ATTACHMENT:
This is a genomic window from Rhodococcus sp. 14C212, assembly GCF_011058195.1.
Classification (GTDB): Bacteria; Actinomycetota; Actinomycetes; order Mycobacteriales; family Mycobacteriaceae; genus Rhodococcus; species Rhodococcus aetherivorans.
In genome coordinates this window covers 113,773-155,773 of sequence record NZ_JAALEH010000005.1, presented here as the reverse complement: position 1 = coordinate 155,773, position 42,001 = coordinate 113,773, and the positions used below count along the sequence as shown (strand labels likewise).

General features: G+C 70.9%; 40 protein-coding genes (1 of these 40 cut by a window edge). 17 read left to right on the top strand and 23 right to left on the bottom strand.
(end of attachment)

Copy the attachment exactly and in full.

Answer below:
This is a genomic window from Rhodococcus sp. 14C212, assembly GCF_011058195.1.
Classification (GTDB): Bacteria; Actinomycetota; Actinomycetes; order Mycobacteriales; family Mycobacteriaceae; genus Rhodococcus; species Rhodococcus aetherivorans.
In genome coordinates this window covers 113,773-155,773 of sequence record NZ_JAALEH010000005.1, presented here as the reverse complement: position 1 = coordinate 155,773, position 42,001 = coordinate 113,773, and the positions used below count along the sequence as shown (strand labels likewise).

General features: G+C 70.9%; 40 protein-coding genes (1 of these 40 cut by a window edge). 17 read left to right on the top strand and 23 right to left on the bottom strand.